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Ecclesistical & Heritage World No.99

York firms embark on iconic city building’s conservation project

CG Building picPictured (L-R): Nathan Hughes, director of Gate & Bar, with Vernon Carter, managing director of CG Building & Restoration Ltd, and James Foster, chief operations officer at the Bar Convent Living Heritage Centre, as work starts on the major new conservation project at the Bar Convent.York’s Bar Convent is undertaking a major conservation project, in conjunction with local contractors, that will involve the careful restoration or renewal of many of the building’s original features, helping to ensure the historic property is preserved for future generations to celebrate and enjoy.

Famed for being Britain’s oldest living convent and the country’s second ever school for girls, the Bar Convent is one of the city’s best known buildings, located on the corner of Nunnery Lane and Blossom Street near Micklegate Bar. Formally known as the Bar Convent Living Heritage Centre, it houses an 18th-century chapel which features the relic of St Margaret Clitherow, a modern exhibition, an award-winning 22-bedroom guest house, café, gift shop, garden and three meeting rooms.

It has a rich and diverse history, having been founded in 1686 by the Congregation of Jesus, whose foundress is Mary Ward, at a time when education for girls was rare and it was illegal to be Catholic. Despite that prohibition, a group of brave religious sisters, now known as the Congregation of Jesus, opened the secret convent and their legacy lives on today, with the Bar Convent being central to the global order, and more than 200 schools worldwide bear Mary Ward’s name.

The restoration and refurbishment project will involve the repair and redecoration of more than 280 windows, the re-roofing of 9-21 Blossom Street by using Welsh slate and improving the thermal insulation, and a host of minor repairs to the building’s brickwork and stonework. The historical significance of the Bar Convent is reflected in parts of the building being Grade One-listed, and others Grade Two, which means all the building work must be conducted within strict guidelines.

The Bar Convent wanted to give local companies the opportunity to get involved in the project to ensure they could contribute to the longevity of the prominent building. York-based CG Building & Restoration Ltd have been tasked with completing the sensitive conservation work, working closely with local project managers Gate & Bar.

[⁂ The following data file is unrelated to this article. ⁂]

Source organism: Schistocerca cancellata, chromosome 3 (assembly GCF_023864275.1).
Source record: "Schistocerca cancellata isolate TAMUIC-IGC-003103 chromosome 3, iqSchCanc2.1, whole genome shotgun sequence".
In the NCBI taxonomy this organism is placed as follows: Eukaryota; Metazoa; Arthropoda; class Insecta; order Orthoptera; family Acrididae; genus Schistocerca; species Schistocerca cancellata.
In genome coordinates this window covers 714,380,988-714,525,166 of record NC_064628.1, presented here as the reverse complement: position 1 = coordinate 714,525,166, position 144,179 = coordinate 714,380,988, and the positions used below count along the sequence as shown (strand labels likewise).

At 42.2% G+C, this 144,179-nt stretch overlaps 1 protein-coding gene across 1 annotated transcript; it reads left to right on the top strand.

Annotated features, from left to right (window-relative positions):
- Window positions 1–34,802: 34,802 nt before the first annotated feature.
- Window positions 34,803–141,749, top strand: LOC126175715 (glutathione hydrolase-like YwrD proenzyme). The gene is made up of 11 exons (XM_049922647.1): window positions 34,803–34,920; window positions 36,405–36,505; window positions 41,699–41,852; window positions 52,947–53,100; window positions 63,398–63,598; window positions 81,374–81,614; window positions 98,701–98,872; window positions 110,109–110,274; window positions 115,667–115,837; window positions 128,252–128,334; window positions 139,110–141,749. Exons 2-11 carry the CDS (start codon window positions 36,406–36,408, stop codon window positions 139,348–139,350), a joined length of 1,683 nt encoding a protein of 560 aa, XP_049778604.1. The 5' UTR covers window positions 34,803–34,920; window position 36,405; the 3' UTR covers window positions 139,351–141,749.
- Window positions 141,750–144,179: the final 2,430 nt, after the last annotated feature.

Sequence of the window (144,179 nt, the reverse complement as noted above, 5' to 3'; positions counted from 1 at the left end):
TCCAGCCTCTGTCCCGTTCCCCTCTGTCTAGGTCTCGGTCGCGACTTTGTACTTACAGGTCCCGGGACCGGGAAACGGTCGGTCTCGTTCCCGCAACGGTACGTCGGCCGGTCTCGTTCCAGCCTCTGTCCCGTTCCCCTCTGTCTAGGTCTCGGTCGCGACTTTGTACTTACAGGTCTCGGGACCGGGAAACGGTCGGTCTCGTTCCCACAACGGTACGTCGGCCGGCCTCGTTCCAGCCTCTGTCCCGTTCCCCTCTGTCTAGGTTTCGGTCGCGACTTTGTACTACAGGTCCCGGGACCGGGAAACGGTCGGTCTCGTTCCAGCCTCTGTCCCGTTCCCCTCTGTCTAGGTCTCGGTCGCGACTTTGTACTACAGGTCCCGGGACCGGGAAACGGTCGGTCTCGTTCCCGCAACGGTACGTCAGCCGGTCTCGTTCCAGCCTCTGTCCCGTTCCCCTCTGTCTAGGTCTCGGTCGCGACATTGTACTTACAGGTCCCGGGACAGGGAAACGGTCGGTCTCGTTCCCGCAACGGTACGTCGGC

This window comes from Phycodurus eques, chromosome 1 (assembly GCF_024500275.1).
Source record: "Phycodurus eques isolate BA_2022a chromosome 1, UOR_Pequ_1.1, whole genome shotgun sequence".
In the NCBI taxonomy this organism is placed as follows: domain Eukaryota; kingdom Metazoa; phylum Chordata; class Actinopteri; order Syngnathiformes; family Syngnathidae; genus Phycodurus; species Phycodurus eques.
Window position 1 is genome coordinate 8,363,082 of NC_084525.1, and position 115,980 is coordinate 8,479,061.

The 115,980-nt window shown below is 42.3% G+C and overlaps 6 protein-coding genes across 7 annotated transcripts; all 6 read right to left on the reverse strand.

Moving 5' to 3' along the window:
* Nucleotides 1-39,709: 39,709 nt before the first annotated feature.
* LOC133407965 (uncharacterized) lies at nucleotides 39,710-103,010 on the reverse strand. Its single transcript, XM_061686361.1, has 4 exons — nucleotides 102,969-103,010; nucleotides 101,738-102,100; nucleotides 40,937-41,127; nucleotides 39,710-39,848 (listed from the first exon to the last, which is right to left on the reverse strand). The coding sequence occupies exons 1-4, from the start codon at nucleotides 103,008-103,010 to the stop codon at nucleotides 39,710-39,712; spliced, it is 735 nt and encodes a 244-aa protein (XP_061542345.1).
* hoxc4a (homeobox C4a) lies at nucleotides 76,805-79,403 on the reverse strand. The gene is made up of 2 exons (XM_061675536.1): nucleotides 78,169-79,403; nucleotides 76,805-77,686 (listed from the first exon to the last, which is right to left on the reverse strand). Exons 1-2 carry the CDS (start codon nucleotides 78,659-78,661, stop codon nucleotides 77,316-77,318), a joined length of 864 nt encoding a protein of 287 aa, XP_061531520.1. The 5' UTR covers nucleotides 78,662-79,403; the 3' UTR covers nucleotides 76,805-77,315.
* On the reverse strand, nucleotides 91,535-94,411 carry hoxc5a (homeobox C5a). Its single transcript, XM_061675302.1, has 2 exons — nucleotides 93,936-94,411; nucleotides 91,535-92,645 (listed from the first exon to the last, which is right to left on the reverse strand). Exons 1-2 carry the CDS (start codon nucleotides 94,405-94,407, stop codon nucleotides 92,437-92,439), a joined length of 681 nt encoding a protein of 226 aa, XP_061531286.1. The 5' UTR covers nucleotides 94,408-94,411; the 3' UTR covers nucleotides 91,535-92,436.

James Foster, chief operations officer at the Bar Convent Living Heritage Centre, said: “We work continuously to keep the buildings in good condition but, given their age, every few years it is inevitable that more substantial conservation work needs to be undertaken. This latest project is our first major programme since 2015, giving us the chance to renew some significant exterior features of the building with the help of local construction professionals who know the city and the Bar Convent’s heritage extremely well.”

Vernon Carter, managing director of CG Building & Restoration Ltd, added: “We are thrilled to have been given the opportunity to work on such a high-profile historic building in York. The work required suits our expertise perfectly, and we look forward to making our contribution to the long-term future of a building that is not only locally significant, but internationally.”

As the main contractor, CG Building & Restoration is organising all the logistical, access and safety measures needed for the building team to complete their work, including scaffolding which spans the whole external wall of the Bar Convent facing onto Blossom Street. They will also install a temporary roof structure for the re-roofing works to ensure disruption to residents, hotel guests, visitors and other stakeholders is minimised during the work.

While the erection of the scaffolding has enabled the repair and renovation work to begin in earnest, project managers Gate & Bar have actually been working with the Bar Convent for the past 12 months. They have been involved in assessing the conservation requirements in detail, conducting extensive surveys of the building, including through the use of a drone, and advising on an appropriate scope of works.

Nathan Hughes, director of Gate & Bar, commented “This project comes with a great level of responsibility to safeguard the future of the building. Our team are now familiar faces at the Bar Convent, given the significant time spent there to understand the complexities of both the conservation and current use of the site. We are delighted to have appointed CG Building & Restoration as main contractor to work with ourselves and the client to work towards such a meaningful goal.”

CG Building & Restoration work on a wide variety of schemes, but they have a particular specialism in projects where the building is either listed or architecturally sensitive. Its team is skilled in the use of traditional building methods, which are important in helping to preserve original features of heritage buildings like the Bar Convent, as well as the latest building techniques and materials.

Work on the latest conservation project at the Bar Convent is due for completion in approximately six months. 

• For more information on CG Building & Restoration visit www.cgbuildingandrestorationltd.co.uk